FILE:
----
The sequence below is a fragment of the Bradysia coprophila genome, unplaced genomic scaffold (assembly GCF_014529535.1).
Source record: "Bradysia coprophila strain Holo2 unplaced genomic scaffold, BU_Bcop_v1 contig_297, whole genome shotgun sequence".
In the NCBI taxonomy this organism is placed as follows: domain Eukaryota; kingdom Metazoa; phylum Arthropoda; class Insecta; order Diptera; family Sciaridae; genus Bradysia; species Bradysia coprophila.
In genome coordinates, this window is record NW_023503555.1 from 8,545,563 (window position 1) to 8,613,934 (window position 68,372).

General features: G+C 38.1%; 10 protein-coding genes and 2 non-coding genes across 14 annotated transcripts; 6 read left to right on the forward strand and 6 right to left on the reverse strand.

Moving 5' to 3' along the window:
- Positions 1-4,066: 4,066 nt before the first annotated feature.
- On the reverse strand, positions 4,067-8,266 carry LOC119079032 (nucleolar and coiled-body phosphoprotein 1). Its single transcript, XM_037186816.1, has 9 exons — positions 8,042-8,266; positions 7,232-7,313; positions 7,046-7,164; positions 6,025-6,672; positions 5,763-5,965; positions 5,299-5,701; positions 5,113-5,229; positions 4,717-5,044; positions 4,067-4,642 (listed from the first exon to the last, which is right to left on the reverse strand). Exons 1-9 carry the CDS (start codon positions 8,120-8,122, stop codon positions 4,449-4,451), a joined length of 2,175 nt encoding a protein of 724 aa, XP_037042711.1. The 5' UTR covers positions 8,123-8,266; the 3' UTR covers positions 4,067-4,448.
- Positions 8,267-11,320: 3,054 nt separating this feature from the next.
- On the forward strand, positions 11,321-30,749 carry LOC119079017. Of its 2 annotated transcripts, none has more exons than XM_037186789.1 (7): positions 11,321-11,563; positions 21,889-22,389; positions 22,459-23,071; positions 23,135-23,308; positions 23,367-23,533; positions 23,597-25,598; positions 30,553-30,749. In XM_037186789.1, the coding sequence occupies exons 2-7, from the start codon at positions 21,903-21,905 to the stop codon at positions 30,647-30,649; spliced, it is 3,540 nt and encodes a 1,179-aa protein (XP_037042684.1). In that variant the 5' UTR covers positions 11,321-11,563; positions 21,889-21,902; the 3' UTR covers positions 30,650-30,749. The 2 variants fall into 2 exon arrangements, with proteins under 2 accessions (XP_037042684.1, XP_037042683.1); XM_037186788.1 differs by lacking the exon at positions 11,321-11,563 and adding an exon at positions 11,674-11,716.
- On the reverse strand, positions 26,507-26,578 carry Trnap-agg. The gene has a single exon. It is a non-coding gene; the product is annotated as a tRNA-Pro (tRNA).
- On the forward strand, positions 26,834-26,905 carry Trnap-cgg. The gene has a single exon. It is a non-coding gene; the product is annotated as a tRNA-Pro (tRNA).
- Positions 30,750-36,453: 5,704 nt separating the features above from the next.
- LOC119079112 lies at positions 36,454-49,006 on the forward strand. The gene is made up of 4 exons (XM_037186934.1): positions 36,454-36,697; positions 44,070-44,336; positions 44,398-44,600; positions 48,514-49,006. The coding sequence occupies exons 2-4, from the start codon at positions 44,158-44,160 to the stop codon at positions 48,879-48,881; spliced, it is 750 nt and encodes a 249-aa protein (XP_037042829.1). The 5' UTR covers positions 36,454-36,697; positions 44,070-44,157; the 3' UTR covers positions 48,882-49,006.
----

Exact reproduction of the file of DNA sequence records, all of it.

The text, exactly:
The sequence below is a fragment of the Bradysia coprophila genome, unplaced genomic scaffold (assembly GCF_014529535.1).
Source record: "Bradysia coprophila strain Holo2 unplaced genomic scaffold, BU_Bcop_v1 contig_297, whole genome shotgun sequence".
In the NCBI taxonomy this organism is placed as follows: domain Eukaryota; kingdom Metazoa; phylum Arthropoda; class Insecta; order Diptera; family Sciaridae; genus Bradysia; species Bradysia coprophila.
In genome coordinates, this window is record NW_023503555.1 from 8,545,563 (window position 1) to 8,613,934 (window position 68,372).

General features: G+C 38.1%; 10 protein-coding genes and 2 non-coding genes across 14 annotated transcripts; 6 read left to right on the forward strand and 6 right to left on the reverse strand.

Moving 5' to 3' along the window:
- Positions 1-4,066: 4,066 nt before the first annotated feature.
- On the reverse strand, positions 4,067-8,266 carry LOC119079032 (nucleolar and coiled-body phosphoprotein 1). Its single transcript, XM_037186816.1, has 9 exons — positions 8,042-8,266; positions 7,232-7,313; positions 7,046-7,164; positions 6,025-6,672; positions 5,763-5,965; positions 5,299-5,701; positions 5,113-5,229; positions 4,717-5,044; positions 4,067-4,642 (listed from the first exon to the last, which is right to left on the reverse strand). Exons 1-9 carry the CDS (start codon positions 8,120-8,122, stop codon positions 4,449-4,451), a joined length of 2,175 nt encoding a protein of 724 aa, XP_037042711.1. The 5' UTR covers positions 8,123-8,266; the 3' UTR covers positions 4,067-4,448.
- Positions 8,267-11,320: 3,054 nt separating this feature from the next.
- On the forward strand, positions 11,321-30,749 carry LOC119079017. Of its 2 annotated transcripts, none has more exons than XM_037186789.1 (7): positions 11,321-11,563; positions 21,889-22,389; positions 22,459-23,071; positions 23,135-23,308; positions 23,367-23,533; positions 23,597-25,598; positions 30,553-30,749. In XM_037186789.1, the coding sequence occupies exons 2-7, from the start codon at positions 21,903-21,905 to the stop codon at positions 30,647-30,649; spliced, it is 3,540 nt and encodes a 1,179-aa protein (XP_037042684.1). In that variant the 5' UTR covers positions 11,321-11,563; positions 21,889-21,902; the 3' UTR covers positions 30,650-30,749. The 2 variants fall into 2 exon arrangements, with proteins under 2 accessions (XP_037042684.1, XP_037042683.1); XM_037186788.1 differs by lacking the exon at positions 11,321-11,563 and adding an exon at positions 11,674-11,716.
- On the reverse strand, positions 26,507-26,578 carry Trnap-agg. The gene has a single exon. It is a non-coding gene; the product is annotated as a tRNA-Pro (tRNA).
- On the forward strand, positions 26,834-26,905 carry Trnap-cgg. The gene has a single exon. It is a non-coding gene; the product is annotated as a tRNA-Pro (tRNA).
- Positions 30,750-36,453: 5,704 nt separating the features above from the next.
- LOC119079112 lies at positions 36,454-49,006 on the forward strand. The gene is made up of 4 exons (XM_037186934.1): positions 36,454-36,697; positions 44,070-44,336; positions 44,398-44,600; positions 48,514-49,006. The coding sequence occupies exons 2-4, from the start codon at positions 44,158-44,160 to the stop codon at positions 48,879-48,881; spliced, it is 750 nt and encodes a 249-aa protein (XP_037042829.1). The 5' UTR covers positions 36,454-36,697; positions 44,070-44,157; the 3' UTR covers positions 48,882-49,006.